Mohamed Ali Eltaher



Page 14


From the day Eltaher published his first newspaper “Ashoura” in 1924, its offices, or “Dar Ashoura”, became the meeting point for those who had fled their countries which were either under colonial occupation or were ruled by authoritarian regimes. Most of those who were unjustly treated, chased or whose homelands had been appropriated by others and were looking for security and a safe haven generally went to Egypt, whose welcoming people have always had a long tradition of tolerance and accommodation. These political refugees and asylum-seekers used to meet at “Dar Ashoura” without having to make a prior appointment. They all knew that the doors were open daily from 7pm to 9pm, and that they could even set their watches accordingly! As early as 1925, i.e. years before he created Ashoura”, one could see Syrian nationalists of all political stripes meet with Palestinian nationalists and others who had been forced to leave their homelands by the colonial powers, all getting together wherever Eltaher convened.

1939 - Emir Shakib, Kamel Kilani

With the Lebanese Druze and pan Islamic nationalist Emir Shakib Arslan; the Egyptian children books author Kamel Kilani and Mohamed El-Hehyaoui, Editor-in-Chief of the Egyptian newspaper "Al-Omma". Note Eltaher’s cat sitting on top of the radio at the old Ashoura office in Cairo in 1939.

At “Dar Ashoura” you would meet Iraqi poets such as Jamil Sidqui Al-Zahawi, historians such as Ahmad Ezzat Al-Aazami, or the political chronicler Rafael Butti, or the Yemeni leader Ahmad Mohamed Noman, who became Prime minister of his country many years later. You could also meet Muslim nationalist leaders from India such as Maulana Shawkat Ali and learned men such as Ajmal Khan.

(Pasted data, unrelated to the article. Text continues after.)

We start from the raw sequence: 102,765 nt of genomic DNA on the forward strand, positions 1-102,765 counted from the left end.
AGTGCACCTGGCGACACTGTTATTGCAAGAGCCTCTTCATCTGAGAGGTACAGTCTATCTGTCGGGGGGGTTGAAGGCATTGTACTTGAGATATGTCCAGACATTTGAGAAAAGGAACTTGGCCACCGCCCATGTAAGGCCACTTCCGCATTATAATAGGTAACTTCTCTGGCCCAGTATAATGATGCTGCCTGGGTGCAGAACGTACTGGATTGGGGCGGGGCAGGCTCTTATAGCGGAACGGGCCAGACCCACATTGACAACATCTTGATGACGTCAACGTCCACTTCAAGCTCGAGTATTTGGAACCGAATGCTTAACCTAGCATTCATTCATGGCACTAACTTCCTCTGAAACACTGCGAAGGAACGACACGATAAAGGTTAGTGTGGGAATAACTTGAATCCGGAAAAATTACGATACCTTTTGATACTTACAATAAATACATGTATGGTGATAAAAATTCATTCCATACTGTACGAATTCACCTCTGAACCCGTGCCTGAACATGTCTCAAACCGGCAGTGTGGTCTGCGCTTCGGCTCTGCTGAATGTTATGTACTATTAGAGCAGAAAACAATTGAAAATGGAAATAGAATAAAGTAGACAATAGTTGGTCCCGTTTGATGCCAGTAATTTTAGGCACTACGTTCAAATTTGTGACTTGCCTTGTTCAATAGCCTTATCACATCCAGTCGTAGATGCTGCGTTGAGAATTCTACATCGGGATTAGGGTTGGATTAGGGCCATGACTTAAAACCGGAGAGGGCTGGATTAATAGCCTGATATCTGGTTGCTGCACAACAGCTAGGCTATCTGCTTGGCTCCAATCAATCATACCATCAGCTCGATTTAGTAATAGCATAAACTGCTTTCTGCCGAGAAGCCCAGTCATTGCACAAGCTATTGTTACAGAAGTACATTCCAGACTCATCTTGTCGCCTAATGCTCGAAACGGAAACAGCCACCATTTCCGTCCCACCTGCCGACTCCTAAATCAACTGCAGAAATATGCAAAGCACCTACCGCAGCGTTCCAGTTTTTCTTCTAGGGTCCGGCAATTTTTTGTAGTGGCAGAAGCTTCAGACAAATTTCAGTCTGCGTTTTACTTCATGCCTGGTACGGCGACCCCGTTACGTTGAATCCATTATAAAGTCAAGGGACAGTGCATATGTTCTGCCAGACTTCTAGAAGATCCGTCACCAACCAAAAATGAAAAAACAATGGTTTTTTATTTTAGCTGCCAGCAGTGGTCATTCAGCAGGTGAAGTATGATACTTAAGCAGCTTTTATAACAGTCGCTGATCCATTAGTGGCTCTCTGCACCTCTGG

1946 - Haj Aghusalem

Haji Agus Salim, first Indonesian Minister of Foreign Affairs following the
independence of his country, along with other Indonesian nationalists at “Dar Ashoura” in Cairo 1946

You could also meet visitors from the Far East such as Dr. Sutomo from Indonesia, as well as his compatriots such as General Abdul Haris Nasution, Dr. Mohamed Hatta, Vice President of Indonesia, Ahmad Subarjo, Mohamed Rashidi, and Zein Hassan, who both became Indonesian ambassadors to Egypt following the independence of their country. You could also meet Abduljalil Hassan who became Mufti  (religious leader) of the Malay (today known as Malaysia) and Dean of its university, the Afghan leader and future Minister Plenipotentiary in Egypt Sadeq Al-Mujaddedi, or Ibrahim Al-Saqqaf, leader of the Muslim community in Singapore, and tens of others who found at “Dar Ashoura” immediate rapport among friends, comrades, companions, acquaintances and supporters.

Many well-known Egyptian writers, journalists and poets attended Eltaher's lively "salon" regularly such as Wadie Philistin., the famous writer, scholar, and former professor at the American University in Cairo. The latter continues until now to publish articles about Arab and Egyptian literature. Another famous Egyptian literary figure at Eltaher's salon was Ali Ahmad Bakathir, several of whose plays were staged at the Royal Opera House in Cairo.

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